I crank the engine of the SX4 Hybrid and the K12 comes to power humming under the bonnet. The sedan starts off with the gasoline engine, but if you only nudge gently on the throttle, then the engine shuts off and the electric motor takes over to power the car (was nice to know that emissions were zero, though there was a petrol engine in the bonnet). As I accelerate slowly, the LCD display on the dashboard of the SX4 Hybrid graphically shows the current power source being used. After the speedo needle crosses the 40-45 kmph mark, the petrol engine seamlessly comes to life and takes over, accelerating the SX4 Hybrid further.

Taking the foot off the pedal leads to the engine power being re-routed to power the battery and the same regenerative braking principles work when I progressively apply the brakes. A few laps later, I start off the block by flooring the throttle and both the electric motor and the petrol engine work together to help accelerate quickly.

Though the technology (including the algorithms and mapping for the hybrid system) in the SX4 Hybrid is still in concept stage, the seamlessness with which it switched from series to parallel engagement under various driving conditions was pretty impressive. The system also combines feedback from various sensors in the car including a throttle position sensor.

To protect the battery, the system automatically switches to petrol engine alone mode when the battery charge touches the 40 per cent mark. The automated manual transmission allowed me to drive in both full auto mode or in +/- manual mode.

The SX4 Hybrid is said to be capable of delivering 25 per cent higher fuel efficiency compared to the regular SX4. The hybrid powertrain combined output is a 125 bhp compared to the stock SX4's 103 bhp. The hybrid is capable of a top speed of 160 kmph and acceleration has improved 20 per cent. There hasn't been the need to make any changes to the suspension set up, since the Hybrid's incremental weight is only about 200 kgs.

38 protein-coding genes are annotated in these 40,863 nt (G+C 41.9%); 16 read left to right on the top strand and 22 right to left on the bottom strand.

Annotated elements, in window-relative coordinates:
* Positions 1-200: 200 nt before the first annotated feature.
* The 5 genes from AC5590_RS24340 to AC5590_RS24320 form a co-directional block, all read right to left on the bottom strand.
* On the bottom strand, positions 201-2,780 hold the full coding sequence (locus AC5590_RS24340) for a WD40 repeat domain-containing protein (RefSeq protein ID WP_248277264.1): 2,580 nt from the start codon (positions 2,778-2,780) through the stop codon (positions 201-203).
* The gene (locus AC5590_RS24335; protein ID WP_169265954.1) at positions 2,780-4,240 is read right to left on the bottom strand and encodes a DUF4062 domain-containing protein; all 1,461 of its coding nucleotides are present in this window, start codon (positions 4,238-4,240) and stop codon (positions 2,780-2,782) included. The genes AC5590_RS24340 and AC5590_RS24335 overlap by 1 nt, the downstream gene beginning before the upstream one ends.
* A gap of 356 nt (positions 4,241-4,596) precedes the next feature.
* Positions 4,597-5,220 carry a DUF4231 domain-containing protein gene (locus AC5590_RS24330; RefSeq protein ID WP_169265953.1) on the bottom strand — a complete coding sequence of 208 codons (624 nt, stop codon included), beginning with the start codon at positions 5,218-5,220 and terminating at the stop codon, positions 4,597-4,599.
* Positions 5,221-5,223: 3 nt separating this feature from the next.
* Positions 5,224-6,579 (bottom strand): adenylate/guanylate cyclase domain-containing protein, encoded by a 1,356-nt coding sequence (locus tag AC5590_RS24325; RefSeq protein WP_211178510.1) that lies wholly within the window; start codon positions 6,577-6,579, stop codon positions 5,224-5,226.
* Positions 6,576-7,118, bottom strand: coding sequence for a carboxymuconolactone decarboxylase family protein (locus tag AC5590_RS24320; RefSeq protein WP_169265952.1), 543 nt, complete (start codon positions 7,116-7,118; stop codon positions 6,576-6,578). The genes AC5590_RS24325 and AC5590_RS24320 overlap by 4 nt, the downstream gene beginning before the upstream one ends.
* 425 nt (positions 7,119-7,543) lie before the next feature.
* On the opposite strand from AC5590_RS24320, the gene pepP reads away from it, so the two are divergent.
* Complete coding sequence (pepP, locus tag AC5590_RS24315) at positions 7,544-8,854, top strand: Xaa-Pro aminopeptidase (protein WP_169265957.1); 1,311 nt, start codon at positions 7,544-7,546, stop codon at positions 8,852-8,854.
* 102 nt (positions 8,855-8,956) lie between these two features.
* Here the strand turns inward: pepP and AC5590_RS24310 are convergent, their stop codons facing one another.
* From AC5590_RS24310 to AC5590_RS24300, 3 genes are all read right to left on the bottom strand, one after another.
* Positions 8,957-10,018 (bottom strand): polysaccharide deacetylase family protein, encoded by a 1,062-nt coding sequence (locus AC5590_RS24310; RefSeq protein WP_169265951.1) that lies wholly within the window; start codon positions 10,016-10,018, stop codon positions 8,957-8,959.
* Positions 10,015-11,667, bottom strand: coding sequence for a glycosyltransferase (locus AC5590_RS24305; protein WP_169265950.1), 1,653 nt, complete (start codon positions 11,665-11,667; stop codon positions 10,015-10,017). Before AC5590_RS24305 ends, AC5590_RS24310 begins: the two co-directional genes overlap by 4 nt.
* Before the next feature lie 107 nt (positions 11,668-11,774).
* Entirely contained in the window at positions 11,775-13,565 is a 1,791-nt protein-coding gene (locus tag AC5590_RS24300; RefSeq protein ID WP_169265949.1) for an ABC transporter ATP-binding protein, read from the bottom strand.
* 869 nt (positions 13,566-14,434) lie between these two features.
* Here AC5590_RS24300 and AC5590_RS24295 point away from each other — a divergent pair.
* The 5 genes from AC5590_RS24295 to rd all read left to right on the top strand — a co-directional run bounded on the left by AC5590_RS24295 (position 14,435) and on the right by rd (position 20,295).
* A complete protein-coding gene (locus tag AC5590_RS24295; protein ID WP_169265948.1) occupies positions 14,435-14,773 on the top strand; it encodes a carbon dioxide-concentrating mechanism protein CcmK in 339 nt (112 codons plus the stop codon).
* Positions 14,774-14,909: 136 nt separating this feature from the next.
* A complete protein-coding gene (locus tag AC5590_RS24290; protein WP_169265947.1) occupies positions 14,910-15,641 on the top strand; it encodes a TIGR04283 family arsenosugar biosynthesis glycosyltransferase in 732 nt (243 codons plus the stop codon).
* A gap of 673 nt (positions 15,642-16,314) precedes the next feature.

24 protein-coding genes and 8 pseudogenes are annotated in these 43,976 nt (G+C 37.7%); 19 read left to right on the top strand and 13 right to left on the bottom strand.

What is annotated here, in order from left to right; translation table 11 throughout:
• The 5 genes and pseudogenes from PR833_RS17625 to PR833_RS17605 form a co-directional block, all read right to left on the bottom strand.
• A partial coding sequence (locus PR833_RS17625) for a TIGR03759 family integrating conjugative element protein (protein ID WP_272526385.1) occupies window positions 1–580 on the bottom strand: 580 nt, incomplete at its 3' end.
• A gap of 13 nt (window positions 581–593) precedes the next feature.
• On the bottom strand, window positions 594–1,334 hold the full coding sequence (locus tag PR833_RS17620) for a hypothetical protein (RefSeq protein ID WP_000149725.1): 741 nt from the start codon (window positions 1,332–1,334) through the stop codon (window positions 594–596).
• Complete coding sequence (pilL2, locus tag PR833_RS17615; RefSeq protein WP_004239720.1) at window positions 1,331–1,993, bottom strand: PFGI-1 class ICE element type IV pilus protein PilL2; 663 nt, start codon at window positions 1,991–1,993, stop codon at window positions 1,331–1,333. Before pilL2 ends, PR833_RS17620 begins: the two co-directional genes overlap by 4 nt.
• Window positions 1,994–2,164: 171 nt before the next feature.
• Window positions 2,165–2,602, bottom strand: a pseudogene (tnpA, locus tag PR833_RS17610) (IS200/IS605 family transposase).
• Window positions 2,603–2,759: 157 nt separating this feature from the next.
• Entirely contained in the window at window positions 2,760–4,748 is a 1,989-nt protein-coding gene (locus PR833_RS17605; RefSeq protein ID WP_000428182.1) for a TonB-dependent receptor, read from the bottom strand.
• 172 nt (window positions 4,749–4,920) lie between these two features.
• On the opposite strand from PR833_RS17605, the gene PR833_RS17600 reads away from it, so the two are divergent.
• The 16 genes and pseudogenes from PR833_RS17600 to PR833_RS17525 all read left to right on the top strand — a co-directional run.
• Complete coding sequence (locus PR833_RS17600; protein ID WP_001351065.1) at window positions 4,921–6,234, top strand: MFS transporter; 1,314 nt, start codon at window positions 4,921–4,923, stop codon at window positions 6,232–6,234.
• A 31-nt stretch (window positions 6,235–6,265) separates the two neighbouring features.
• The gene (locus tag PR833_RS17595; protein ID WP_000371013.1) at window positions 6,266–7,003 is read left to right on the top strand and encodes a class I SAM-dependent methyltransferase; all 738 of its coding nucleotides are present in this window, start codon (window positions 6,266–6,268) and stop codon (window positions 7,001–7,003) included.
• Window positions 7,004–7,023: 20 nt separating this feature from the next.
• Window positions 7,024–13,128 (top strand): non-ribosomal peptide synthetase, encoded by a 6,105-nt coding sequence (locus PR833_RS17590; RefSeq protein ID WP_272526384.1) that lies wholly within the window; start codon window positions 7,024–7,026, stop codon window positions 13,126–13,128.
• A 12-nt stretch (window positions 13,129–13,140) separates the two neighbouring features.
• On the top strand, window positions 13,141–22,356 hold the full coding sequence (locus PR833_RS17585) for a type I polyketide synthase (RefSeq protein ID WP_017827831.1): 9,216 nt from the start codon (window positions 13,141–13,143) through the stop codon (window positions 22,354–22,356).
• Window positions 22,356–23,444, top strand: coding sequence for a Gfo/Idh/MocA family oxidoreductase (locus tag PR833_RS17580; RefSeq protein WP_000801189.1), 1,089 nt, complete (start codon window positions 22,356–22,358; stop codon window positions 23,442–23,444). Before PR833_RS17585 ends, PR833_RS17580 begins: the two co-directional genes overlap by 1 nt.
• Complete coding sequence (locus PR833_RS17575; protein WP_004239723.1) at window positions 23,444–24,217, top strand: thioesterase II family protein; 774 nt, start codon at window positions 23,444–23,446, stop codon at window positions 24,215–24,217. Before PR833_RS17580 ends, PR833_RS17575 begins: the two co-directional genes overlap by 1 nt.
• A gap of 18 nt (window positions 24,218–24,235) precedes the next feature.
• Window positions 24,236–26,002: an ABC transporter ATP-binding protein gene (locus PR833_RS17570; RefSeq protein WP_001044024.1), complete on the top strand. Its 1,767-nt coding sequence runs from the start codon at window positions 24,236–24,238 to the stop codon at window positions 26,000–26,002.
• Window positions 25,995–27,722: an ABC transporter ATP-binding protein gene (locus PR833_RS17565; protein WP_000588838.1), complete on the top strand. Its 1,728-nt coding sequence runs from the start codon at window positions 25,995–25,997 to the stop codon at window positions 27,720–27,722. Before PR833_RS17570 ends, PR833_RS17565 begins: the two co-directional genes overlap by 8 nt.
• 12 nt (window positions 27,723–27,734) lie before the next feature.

EECO Charge

The other vehicle that I drove at the track was the EECO Charge – a pure-electric vehicle built on the same MPV platform as the stock EECO. This is a plug-in electric vehicle that is powered by a 50 kW motor that is powered by a larger 24 kWh Lithium-ion battery. Because the EECO Charge is a pure-electric vehicle, it features the larger battery stack at the bottom of the vehicle, just below the floor and between the two axles.

I just slot the key into the fob and turn it into cranking position and the EECO Charge is already on standby. Depressing the throttle leads to a mild hum as the electric motor draws charge from the battery pack to power the EECO forward. This is a simple linear discharge electric vehicle that has a driving range of about 100 kms. It attains a top speed of about 100 kmph. Because of the absence of the petrol engine under the floor near the driver's side, and because the additional weight of the battery nearly offsets it, the EECO Charge's gross vehicle weight is almost the same as the stock EECO at 1,540 kgs.

The dash-mounted LCD screen of the EECO Charge displays real time ‘state of charge' and ‘distance to empty' figures for the convenience of the driver. The vehicle can be plugged into a standard household power source for charging the battery pack overnight.

The SX4 Hybrid and the EECO Charge were originally developed by Maruti Suzuki's R&D team as part of the Government initiated National Hybrid Propulsion Programme (NHPP) and MNRE projects. Showcased at the Auto Expo and later at the Delhi Commonwealth Games, these two electric and hybrid vehicles look promising and can potentially bring the technology to the masses.

Let us hope Maruti will launch them within the next year or two.